Another reason is to connect with today’s captives of body, heart or spirit. Until all are free, all are unfree. So taught Dr. Martin Luther King from his Birmingham jail cell: “Injustice anywhere is a threat to justice everywhere.” We can fast, as I wrote elsewhere, to spiritually purge for every time co-religionists ever sung praises for another’s degradation. We can fast to rededicate ourselves to bringing Passover’s global message of freedom to the whole globe.

A third reason is to honor this year’s calendrical confluence with Good Friday. Jews need not understand the Jesus of faith as Christians might, but we can understand suffering, grace and redemption in common cause with our Christian cousins as they commemorate their own ritual descent and ascent rooted in Passover.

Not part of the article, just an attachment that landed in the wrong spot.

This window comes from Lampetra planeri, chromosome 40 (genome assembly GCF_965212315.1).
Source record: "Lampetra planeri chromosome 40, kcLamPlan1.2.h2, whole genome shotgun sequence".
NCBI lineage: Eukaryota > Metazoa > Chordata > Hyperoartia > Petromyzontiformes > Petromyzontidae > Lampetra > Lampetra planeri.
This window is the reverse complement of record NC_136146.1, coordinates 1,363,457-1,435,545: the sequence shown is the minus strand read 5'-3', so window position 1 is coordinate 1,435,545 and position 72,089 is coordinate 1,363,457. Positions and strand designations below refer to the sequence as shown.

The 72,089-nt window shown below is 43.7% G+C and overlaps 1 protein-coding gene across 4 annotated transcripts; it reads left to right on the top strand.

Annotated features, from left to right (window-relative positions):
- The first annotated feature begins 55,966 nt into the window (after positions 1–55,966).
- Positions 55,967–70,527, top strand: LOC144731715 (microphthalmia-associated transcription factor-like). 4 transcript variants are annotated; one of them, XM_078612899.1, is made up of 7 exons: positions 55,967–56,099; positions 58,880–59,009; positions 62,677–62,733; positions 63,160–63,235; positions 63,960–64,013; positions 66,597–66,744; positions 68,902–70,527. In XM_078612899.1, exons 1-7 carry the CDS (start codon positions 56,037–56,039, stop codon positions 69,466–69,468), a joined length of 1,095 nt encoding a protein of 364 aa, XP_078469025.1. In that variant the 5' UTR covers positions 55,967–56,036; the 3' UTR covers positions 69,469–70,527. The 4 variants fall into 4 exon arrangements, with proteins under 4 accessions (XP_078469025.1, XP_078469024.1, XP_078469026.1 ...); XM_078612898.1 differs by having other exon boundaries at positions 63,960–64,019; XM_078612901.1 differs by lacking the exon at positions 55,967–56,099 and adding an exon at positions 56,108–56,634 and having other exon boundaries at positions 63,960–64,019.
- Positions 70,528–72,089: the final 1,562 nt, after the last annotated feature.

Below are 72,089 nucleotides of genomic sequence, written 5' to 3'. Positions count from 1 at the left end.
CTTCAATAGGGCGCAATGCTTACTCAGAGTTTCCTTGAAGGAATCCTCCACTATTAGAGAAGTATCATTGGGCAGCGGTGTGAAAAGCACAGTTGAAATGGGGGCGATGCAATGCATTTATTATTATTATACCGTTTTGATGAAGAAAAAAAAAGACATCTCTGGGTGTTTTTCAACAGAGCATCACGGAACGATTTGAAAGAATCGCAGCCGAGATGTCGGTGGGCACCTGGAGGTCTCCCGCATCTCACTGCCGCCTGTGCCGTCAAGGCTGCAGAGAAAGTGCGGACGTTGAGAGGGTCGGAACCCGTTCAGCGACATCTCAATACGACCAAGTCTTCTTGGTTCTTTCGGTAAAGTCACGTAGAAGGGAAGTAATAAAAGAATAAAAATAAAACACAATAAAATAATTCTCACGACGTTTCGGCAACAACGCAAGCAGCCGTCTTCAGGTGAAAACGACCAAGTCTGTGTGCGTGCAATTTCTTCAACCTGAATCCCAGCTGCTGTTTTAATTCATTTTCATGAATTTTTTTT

A Pre-Passover Fast From Speech (Ta’anit Dibbur)

The idea of a ta’anit dibbur (fast from speech) traces from the wisdom of Proverbs 18:21: “Life and death are in the hand of the tongue.” We fast from speech as a practice of purification. By ritually controlling the incessant drive to speak, we can refine the inner impulses they voice.

All the more so before Passover. Mystics re-read Passover (pesach) as the speaking mouth (peh sach), the spiritual liberation that could heal both Moses’ impaired speech and our own. Understood this way, the creative impulse that Jewish mysticism understood as speech – God’s speech, and our speech – can be healed and channeled to liberate the sacred in our world.

Consider the countless injustices and shacklings expressed as speech. Consider the enormous power of words to include or exclude, create or destroy, empower or enfeeble, uplift or suppress, liberate or enslave. Words can wound, or words can heal. Understood this way, any Passover worth its weight in matzah must focus intently on the power of words to help purify our words.